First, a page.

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Edward the Confessor
・ Edward the Conqueror
・ Edward the Elder
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・ Edward the Great
・ Edward the King
・ Edward the King (play)
・ Edward the Less
・ Edward the Martyr
・ Edward the Seventh
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Edward the Confessor : ウィキペディア英語版
Edward the Confessor

Edward the Confessor (; (ラテン語:Eduardus Confessor)) (between 1003 and 1005 – 5 January 1066) was among the last Anglo-Saxon kings of England, and usually considered the last king of the House of Wessex, ruling from 1042 to 1066.
The son of Æthelred the Unready and Emma of Normandy, Edward succeeded Cnut the Great's son - and his half brother - Harthacnut, restoring the rule of the House of Wessex after the period of Danish rule since Cnut conquered England in 1016. When Edward died in 1066, he was succeeded by Harold Godwinson, who was defeated and killed in the same year by the Normans under William the Conqueror at the Battle of Hastings. Edgar the Ætheling, who was of the House of Wessex, was proclaimed king after the Battle of Hastings in 1066, but never ruled and was deposed after about eight weeks.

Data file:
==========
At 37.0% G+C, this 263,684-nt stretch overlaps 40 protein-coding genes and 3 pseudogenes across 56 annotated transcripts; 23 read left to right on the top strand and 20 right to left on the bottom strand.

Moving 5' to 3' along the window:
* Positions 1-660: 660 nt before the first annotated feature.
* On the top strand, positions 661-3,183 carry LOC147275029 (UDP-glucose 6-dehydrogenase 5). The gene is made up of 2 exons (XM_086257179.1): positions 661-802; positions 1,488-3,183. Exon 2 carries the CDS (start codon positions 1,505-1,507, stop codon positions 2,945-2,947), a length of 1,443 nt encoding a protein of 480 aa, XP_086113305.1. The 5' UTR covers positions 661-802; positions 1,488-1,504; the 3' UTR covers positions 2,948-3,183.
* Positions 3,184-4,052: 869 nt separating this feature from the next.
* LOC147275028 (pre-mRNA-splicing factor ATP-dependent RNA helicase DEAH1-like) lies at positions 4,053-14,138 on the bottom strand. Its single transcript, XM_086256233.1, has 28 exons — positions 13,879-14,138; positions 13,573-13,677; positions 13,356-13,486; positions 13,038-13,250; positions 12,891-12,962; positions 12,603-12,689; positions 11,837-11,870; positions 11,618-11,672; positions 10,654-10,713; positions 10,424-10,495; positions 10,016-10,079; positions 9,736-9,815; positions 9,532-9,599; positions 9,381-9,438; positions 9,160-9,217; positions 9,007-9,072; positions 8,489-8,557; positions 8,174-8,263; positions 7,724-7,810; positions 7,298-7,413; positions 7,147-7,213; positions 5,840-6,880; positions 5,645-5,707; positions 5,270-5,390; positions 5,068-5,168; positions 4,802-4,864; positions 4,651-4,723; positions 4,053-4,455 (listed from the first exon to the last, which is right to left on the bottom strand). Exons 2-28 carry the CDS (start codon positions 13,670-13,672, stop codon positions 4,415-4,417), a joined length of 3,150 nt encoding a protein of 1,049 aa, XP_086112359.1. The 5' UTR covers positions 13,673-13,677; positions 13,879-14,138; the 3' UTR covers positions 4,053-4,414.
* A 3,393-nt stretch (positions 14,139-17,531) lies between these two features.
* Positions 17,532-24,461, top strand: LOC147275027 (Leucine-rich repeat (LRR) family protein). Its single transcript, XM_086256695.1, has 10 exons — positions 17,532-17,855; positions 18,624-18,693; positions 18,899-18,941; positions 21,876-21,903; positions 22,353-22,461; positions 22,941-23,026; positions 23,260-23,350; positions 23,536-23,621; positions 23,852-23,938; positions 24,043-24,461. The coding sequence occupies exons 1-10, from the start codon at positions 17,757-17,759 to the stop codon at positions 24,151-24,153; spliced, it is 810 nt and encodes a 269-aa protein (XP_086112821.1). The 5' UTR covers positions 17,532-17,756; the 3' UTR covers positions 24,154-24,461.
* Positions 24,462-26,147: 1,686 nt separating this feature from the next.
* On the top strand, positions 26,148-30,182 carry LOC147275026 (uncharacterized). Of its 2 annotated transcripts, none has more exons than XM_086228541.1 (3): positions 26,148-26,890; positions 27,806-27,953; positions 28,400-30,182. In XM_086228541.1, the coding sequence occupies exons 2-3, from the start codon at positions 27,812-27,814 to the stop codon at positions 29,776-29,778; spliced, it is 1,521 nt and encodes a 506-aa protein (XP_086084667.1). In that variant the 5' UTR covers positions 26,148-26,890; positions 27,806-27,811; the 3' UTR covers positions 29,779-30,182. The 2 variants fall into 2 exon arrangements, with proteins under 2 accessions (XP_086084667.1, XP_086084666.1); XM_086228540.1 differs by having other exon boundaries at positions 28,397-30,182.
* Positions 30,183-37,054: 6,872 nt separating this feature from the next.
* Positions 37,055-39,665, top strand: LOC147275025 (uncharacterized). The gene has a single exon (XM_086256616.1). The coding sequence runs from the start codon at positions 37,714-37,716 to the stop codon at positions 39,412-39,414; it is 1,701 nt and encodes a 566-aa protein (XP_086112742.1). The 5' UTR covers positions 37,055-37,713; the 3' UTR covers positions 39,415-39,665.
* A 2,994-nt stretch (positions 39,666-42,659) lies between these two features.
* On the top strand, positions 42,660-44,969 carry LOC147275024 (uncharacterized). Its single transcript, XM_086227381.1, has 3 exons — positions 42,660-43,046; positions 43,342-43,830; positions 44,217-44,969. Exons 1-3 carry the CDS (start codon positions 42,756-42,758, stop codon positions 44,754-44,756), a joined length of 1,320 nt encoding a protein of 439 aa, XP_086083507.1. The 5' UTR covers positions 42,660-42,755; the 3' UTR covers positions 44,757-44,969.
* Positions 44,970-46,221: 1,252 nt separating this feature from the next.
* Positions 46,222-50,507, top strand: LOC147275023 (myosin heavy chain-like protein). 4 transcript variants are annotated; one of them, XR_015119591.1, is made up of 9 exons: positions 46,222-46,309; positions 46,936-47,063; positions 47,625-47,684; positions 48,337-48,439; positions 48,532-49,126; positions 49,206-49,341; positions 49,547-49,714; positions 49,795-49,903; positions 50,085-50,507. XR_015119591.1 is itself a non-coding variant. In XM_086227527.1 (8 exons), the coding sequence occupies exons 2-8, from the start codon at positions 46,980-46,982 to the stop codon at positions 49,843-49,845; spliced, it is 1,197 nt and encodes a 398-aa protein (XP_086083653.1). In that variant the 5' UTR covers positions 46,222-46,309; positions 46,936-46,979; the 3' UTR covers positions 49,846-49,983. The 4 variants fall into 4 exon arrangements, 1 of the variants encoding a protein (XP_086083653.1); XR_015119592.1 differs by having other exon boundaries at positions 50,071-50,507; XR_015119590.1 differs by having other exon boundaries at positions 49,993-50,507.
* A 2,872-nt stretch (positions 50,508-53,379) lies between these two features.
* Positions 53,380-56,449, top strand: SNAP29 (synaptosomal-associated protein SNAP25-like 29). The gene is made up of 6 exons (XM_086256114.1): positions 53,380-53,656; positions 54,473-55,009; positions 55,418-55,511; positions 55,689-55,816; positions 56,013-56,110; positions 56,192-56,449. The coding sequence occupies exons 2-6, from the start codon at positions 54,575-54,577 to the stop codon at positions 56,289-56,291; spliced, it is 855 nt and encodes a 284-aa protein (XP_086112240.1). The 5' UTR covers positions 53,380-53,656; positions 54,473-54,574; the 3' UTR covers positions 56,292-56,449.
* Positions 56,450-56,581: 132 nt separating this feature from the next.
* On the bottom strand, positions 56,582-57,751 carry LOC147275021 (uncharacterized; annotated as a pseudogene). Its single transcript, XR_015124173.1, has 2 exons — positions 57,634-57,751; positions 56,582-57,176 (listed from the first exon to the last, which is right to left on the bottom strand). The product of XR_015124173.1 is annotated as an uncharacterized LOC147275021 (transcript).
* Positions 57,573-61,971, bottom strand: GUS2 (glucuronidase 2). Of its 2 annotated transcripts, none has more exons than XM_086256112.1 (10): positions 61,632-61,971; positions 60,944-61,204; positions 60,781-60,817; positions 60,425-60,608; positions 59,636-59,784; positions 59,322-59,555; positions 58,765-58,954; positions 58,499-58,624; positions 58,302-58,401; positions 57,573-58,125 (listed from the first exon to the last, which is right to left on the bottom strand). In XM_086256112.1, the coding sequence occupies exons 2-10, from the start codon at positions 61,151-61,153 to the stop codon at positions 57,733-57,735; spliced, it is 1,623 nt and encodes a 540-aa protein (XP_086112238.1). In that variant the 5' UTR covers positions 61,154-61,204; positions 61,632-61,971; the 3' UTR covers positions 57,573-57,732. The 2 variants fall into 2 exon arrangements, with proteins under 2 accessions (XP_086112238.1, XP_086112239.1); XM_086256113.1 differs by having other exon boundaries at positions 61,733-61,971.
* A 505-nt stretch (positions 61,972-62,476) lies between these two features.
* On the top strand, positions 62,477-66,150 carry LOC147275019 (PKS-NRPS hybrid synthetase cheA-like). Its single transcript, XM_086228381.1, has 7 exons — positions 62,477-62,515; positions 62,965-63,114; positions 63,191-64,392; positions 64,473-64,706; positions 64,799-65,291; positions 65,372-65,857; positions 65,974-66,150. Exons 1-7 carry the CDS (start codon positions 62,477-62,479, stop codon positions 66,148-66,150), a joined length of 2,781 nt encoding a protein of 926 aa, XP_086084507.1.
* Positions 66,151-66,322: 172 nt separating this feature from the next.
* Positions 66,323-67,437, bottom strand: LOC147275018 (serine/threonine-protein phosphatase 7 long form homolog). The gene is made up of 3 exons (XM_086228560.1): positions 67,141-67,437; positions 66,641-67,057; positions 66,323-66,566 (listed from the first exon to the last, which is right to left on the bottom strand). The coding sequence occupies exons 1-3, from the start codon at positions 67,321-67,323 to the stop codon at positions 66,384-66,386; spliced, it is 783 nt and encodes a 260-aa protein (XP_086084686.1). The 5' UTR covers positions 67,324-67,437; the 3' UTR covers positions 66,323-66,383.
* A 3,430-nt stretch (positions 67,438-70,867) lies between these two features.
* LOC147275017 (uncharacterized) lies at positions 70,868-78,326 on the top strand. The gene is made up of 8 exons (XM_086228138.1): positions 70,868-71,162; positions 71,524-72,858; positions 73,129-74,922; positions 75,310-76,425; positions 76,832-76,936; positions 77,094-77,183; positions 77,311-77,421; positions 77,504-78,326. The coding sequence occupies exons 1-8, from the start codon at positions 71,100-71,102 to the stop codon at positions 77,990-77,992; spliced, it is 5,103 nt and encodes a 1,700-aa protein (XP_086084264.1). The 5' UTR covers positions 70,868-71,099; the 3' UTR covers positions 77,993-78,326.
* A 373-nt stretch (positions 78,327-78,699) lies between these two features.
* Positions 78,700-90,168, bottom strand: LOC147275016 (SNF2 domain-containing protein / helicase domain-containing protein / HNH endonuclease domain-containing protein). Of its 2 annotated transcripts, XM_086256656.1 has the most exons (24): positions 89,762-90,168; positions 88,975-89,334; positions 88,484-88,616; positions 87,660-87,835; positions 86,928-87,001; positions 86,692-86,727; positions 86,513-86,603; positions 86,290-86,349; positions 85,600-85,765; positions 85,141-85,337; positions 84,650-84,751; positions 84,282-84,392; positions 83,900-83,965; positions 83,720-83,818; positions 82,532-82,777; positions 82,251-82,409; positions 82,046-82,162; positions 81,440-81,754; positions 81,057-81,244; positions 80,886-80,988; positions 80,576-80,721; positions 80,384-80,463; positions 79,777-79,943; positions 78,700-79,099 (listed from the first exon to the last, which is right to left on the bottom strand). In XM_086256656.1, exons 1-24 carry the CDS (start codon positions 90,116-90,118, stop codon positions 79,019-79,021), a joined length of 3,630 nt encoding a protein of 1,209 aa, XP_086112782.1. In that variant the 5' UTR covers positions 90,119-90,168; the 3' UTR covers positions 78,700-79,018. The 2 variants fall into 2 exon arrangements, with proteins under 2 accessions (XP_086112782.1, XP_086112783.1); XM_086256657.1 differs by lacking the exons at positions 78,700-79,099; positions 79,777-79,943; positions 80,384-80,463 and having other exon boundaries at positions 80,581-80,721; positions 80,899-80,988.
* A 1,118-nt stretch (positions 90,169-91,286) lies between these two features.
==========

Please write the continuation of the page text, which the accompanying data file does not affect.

As discussed below, historians disagree about Edward's fairly long (24 year) reign. His nickname reflects the traditional image of him as unworldly and pious. Confessor reflects his reputation as a saint who did not suffer martyrdom, as opposed to King Edward the Martyr. Some portray this king's reign as leading to the disintegration of royal power in England and the advance in power of the House of Godwin, because of the infighting after his heirless death. Biographers Frank Barlow and Peter Rex instead portray Edward as a successful king, who was energetic, resourceful and sometimes ruthless, arguing that the Norman conquest shortly after his death tarnished his image.〔〔Rex, Peter (2008). ''King and Saint: The Life of Edward the Confessor'', The History Press, p. 224.〕 However, Richard Mortimer argues that the return of the Godwins from exile in 1052 "meant the effective end of his exercise of power", citing Edward's reduced activity as implying a withdrawal from affairs".〔Mortimer, ''Edward the Confessor'', p. 29.〕